Flags of convenience were originally a refuge for owners that wanted to escape strict domestic rules, double taxation and the effects of the Prohibition. The Greeks refined the model, and today such flags have become the dominant way of organizing vessel ownership. While the vast majority of the world’s ships in 1900 was registered in Great Britain, the United States and Germany, the leading flags today are Panama, Liberia and the Marshall Islands.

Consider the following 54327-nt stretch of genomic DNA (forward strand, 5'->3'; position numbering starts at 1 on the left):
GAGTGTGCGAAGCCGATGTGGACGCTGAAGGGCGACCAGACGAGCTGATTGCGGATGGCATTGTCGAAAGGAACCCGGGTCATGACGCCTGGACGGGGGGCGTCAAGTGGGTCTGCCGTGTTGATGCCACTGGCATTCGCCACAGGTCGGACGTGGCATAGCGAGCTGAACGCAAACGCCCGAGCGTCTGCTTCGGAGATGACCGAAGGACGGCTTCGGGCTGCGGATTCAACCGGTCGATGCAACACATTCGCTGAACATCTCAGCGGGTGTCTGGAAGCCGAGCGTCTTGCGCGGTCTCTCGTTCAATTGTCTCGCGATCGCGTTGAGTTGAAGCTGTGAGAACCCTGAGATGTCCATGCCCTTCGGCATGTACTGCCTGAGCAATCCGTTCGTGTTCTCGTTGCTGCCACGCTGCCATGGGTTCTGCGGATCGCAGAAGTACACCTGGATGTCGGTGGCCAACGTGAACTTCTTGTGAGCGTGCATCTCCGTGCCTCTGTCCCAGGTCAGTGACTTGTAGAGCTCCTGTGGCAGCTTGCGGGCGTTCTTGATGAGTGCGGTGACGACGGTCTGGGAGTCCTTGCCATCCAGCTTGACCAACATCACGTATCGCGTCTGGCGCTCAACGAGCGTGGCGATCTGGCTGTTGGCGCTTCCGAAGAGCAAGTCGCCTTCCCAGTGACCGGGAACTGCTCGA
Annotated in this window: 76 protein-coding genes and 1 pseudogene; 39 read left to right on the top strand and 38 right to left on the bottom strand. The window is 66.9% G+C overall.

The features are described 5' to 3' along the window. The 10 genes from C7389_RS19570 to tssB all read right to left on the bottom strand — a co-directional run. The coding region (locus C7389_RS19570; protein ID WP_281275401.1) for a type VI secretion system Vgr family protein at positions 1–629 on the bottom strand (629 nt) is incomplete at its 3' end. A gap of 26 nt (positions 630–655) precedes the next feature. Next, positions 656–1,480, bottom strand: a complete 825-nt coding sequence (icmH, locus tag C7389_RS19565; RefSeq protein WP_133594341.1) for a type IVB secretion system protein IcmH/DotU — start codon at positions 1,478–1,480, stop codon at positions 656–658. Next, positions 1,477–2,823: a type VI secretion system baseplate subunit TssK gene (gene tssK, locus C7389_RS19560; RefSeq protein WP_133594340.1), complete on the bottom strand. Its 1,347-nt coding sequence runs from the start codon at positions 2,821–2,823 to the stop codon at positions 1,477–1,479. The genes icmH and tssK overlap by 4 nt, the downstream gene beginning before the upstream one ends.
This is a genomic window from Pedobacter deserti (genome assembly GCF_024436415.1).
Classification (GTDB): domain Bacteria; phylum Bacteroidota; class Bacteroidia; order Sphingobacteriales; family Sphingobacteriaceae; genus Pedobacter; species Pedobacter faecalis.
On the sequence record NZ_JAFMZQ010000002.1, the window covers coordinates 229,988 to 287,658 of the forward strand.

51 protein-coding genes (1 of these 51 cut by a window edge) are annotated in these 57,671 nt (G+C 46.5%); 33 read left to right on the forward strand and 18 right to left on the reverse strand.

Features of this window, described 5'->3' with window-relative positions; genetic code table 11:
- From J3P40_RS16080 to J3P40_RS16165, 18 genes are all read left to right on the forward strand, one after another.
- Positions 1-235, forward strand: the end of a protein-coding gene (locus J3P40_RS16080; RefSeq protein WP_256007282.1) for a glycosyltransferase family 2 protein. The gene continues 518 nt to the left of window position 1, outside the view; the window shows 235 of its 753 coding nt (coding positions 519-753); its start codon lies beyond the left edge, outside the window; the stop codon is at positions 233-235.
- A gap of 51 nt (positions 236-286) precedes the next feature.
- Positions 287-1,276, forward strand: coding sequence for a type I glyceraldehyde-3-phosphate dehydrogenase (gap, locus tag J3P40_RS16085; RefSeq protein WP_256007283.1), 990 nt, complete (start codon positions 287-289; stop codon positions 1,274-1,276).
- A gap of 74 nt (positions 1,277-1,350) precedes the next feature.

In 1919 the Belen Quezada, a former US navy ship, became the first foreign-owned vessel registered in Panama, often seen as the ‘original’ Flag of convenience.Footnote 38 Slightly less than a century later, the country became the foremost example of tax evasion, greed and an uncontrollable global financial architecture. The leaking of The Panama Papers, more than ten million secret files from a lawyer’s office, showed how individuals and businesses used offshore companies to avoid the regulations and restrictions of the nation state for personal gain. For many, The Panama Papers provided the first glimpse of an economic system that was alien, a rogue system where the nation state had been forced to play second fiddle. In the press, the practice of ‘offshore holdings’ was linked to the increased international flows of money, to technological improvements that made it possible to distribute incomes and funds among different jurisdictions in a rapid and concealed manner. While many of the businesses involved in the inquiry were legitimate, the leak also revealed a surprisingly large amount of suspicious actions by politicians, athletes and businessmen. For shipping insiders, the practices that were revealed in connection with The Panama Papers were neither new nor surprising. Shipping had transcended borders for a long time. The globalized world—and the technological developments that have made this world possible—simply meant that other industries were gradually catching up with shipping.